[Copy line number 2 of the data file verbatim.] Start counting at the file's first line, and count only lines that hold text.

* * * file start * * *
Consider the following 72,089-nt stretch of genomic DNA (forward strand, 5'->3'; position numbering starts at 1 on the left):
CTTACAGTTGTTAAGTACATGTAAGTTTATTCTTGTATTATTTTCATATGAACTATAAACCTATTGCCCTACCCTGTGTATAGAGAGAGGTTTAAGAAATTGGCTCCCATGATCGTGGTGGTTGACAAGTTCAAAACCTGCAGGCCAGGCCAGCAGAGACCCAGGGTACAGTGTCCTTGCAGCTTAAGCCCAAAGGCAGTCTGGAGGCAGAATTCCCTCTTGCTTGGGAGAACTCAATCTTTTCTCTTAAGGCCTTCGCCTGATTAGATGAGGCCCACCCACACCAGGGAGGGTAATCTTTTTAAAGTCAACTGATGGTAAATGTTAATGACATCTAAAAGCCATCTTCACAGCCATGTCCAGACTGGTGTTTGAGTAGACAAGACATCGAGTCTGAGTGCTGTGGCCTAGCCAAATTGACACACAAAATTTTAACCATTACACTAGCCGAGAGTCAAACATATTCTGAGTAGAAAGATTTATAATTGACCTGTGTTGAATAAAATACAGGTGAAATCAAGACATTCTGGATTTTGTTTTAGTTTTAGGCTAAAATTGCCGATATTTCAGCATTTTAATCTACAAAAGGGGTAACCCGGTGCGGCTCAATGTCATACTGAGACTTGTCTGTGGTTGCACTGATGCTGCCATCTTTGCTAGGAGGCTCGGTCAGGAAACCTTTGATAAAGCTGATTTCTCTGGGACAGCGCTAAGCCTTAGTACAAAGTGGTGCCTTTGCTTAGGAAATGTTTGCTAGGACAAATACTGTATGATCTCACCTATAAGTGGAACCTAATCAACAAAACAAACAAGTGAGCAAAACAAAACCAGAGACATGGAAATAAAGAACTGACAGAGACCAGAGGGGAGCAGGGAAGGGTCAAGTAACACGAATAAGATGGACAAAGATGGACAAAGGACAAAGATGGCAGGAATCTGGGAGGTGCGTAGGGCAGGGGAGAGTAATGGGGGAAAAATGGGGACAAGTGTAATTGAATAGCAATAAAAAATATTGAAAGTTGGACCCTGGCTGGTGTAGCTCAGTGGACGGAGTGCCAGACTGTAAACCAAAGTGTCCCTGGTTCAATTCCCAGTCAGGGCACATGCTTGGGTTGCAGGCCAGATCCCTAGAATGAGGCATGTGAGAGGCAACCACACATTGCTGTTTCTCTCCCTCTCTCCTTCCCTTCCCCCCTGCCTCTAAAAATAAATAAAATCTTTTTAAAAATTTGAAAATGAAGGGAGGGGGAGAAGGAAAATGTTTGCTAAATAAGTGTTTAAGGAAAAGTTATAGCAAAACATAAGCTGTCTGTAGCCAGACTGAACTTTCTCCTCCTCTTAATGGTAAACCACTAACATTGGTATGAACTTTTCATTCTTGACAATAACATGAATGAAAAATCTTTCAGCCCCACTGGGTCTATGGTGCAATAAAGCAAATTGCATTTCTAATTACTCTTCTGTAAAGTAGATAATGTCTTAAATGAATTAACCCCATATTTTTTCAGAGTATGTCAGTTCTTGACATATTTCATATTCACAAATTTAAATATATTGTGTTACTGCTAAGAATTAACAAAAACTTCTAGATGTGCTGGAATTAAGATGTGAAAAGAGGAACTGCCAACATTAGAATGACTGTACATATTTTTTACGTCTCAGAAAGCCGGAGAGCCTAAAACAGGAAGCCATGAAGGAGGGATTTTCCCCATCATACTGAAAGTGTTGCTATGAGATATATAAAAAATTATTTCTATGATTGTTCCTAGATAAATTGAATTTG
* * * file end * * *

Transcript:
CTTACAGTTGTTAAGTACATGTAAGTTTATTCTTGTATTATTTTCATATGAACTATAAACCTATTGCCCTACCCTGTGTATAGAGAGAGGTTTAAGAAATTGGCTCCCATGATCGTGGTGGTTGACAAGTTCAAAACCTGCAGGCCAGGCCAGCAGAGACCCAGGGTACAGTGTCCTTGCAGCTTAAGCCCAAAGGCAGTCTGGAGGCAGAATTCCCTCTTGCTTGGGAGAACTCAATCTTTTCTCTTAAGGCCTTCGCCTGATTAGATGAGGCCCACCCACACCAGGGAGGGTAATCTTTTTAAAGTCAACTGATGGTAAATGTTAATGACATCTAAAAGCCATCTTCACAGCCATGTCCAGACTGGTGTTTGAGTAGACAAGACATCGAGTCTGAGTGCTGTGGCCTAGCCAAATTGACACACAAAATTTTAACCATTACACTAGCCGAGAGTCAAACATATTCTGAGTAGAAAGATTTATAATTGACCTGTGTTGAATAAAATACAGGTGAAATCAAGACATTCTGGATTTTGTTTTAGTTTTAGGCTAAAATTGCCGATATTTCAGCATTTTAATCTACAAAAGGGGTAACCCGGTGCGGCTCAATGTCATACTGAGACTTGTCTGTGGTTGCACTGATGCTGCCATCTTTGCTAGGAGGCTCGGTCAGGAAACCTTTGATAAAGCTGATTTCTCTGGGACAGCGCTAAGCCTTAGTACAAAGTGGTGCCTTTGCTTAGGAAATGTTTGCTAGGACAAATACTGTATGATCTCACCTATAAGTGGAACCTAATCAACAAAACAAACAAGTGAGCAAAACAAAACCAGAGACATGGAAATAAAGAACTGACAGAGACCAGAGGGGAGCAGGGAAGGGTCAAGTAACACGAATAAGATGGACAAAGATGGACAAAGGACAAAGATGGCAGGAATCTGGGAGGTGCGTAGGGCAGGGGAGAGTAATGGGGGAAAAATGGGGACAAGTGTAATTGAATAGCAATAAAAAATATTGAAAGTTGGACCCTGGCTGGTGTAGCTCAGTGGACGGAGTGCCAGACTGTAAACCAAAGTGTCCCTGGTTCAATTCCCAGTCAGGGCACATGCTTGGGTTGCAGGCCAGATCCCTAGAATGAGGCATGTGAGAGGCAACCACACATTGCTGTTTCTCTCCCTCTCTCCTTCCCTTCCCCCCTGCCTCTAAAAATAAATAAAATCTTTTTAAAAATTTGAAAATGAAGGGAGGGGGAGAAGGAAAATGTTTGCTAAATAAGTGTTTAAGGAAAAGTTATAGCAAAACATAAGCTGTCTGTAGCCAGACTGAACTTTCTCCTCCTCTTAATGGTAAACCACTAACATTGGTATGAACTTTTCATTCTTGACAATAACATGAATGAAAAATCTTTCAGCCCCACTGGGTCTATGGTGCAATAAAGCAAATTGCATTTCTAATTACTCTTCTGTAAAGTAGATAATGTCTTAAATGAATTAACCCCATATTTTTTCAGAGTATGTCAGTTCTTGACATATTTCATATTCACAAATTTAAATATATTGTGTTACTGCTAAGAATTAACAAAAACTTCTAGATGTGCTGGAATTAAGATGTGAAAAGAGGAACTGCCAACATTAGAATGACTGTACATATTTTTTACGTCTCAGAAAGCCGGAGAGCCTAAAACAGGAAGCCATGAAGGAGGGATTTTCCCCATCATACTGAAAGTGTTGCTATGAGATATATAAAAAATTATTTCTATGATTGTTCCTAGATAAATTGAATTTG